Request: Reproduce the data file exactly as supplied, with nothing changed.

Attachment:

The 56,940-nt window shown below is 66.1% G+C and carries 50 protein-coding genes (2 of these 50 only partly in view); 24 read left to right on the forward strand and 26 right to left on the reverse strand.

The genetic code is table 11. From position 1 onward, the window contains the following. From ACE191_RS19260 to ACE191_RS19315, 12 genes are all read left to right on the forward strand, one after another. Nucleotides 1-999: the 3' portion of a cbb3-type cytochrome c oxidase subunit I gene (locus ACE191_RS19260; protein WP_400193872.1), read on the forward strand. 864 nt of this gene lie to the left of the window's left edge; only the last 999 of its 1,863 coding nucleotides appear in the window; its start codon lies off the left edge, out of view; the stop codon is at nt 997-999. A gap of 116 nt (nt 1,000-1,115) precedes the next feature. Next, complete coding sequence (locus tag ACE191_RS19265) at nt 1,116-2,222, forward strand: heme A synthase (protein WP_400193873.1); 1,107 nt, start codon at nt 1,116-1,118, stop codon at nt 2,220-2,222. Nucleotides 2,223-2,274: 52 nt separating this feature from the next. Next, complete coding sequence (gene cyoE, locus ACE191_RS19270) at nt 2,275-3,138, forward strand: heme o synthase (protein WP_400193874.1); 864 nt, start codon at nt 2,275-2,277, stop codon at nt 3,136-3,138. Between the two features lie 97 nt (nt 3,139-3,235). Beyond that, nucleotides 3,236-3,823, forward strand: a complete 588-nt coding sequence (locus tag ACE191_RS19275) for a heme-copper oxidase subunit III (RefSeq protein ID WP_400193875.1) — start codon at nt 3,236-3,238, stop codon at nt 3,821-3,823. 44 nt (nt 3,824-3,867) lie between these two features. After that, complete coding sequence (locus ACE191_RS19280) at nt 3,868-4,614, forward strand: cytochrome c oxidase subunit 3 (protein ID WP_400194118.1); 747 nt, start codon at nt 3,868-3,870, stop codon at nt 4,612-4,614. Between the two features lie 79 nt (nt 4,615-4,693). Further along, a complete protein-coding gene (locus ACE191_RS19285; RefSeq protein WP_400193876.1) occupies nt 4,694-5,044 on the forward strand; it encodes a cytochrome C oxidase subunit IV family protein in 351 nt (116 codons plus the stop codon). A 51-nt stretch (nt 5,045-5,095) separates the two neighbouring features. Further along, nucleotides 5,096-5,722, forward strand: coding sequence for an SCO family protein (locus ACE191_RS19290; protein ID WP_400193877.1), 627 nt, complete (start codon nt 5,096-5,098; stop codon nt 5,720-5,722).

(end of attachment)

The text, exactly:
The 56,940-nt window shown below is 66.1% G+C and carries 50 protein-coding genes (2 of these 50 only partly in view); 24 read left to right on the forward strand and 26 right to left on the reverse strand.

The genetic code is table 11. From position 1 onward, the window contains the following. From ACE191_RS19260 to ACE191_RS19315, 12 genes are all read left to right on the forward strand, one after another. Nucleotides 1-999: the 3' portion of a cbb3-type cytochrome c oxidase subunit I gene (locus ACE191_RS19260; protein WP_400193872.1), read on the forward strand. 864 nt of this gene lie to the left of the window's left edge; only the last 999 of its 1,863 coding nucleotides appear in the window; its start codon lies off the left edge, out of view; the stop codon is at nt 997-999. A gap of 116 nt (nt 1,000-1,115) precedes the next feature. Next, complete coding sequence (locus tag ACE191_RS19265) at nt 1,116-2,222, forward strand: heme A synthase (protein WP_400193873.1); 1,107 nt, start codon at nt 1,116-1,118, stop codon at nt 2,220-2,222. Nucleotides 2,223-2,274: 52 nt separating this feature from the next. Next, complete coding sequence (gene cyoE, locus ACE191_RS19270) at nt 2,275-3,138, forward strand: heme o synthase (protein WP_400193874.1); 864 nt, start codon at nt 2,275-2,277, stop codon at nt 3,136-3,138. Between the two features lie 97 nt (nt 3,139-3,235). Beyond that, nucleotides 3,236-3,823, forward strand: a complete 588-nt coding sequence (locus tag ACE191_RS19275) for a heme-copper oxidase subunit III (RefSeq protein ID WP_400193875.1) — start codon at nt 3,236-3,238, stop codon at nt 3,821-3,823. 44 nt (nt 3,824-3,867) lie between these two features. After that, complete coding sequence (locus ACE191_RS19280) at nt 3,868-4,614, forward strand: cytochrome c oxidase subunit 3 (protein ID WP_400194118.1); 747 nt, start codon at nt 3,868-3,870, stop codon at nt 4,612-4,614. Between the two features lie 79 nt (nt 4,615-4,693). Further along, a complete protein-coding gene (locus ACE191_RS19285; RefSeq protein WP_400193876.1) occupies nt 4,694-5,044 on the forward strand; it encodes a cytochrome C oxidase subunit IV family protein in 351 nt (116 codons plus the stop codon). A 51-nt stretch (nt 5,045-5,095) separates the two neighbouring features. Further along, nucleotides 5,096-5,722, forward strand: coding sequence for an SCO family protein (locus ACE191_RS19290; protein ID WP_400193877.1), 627 nt, complete (start codon nt 5,096-5,098; stop codon nt 5,720-5,722).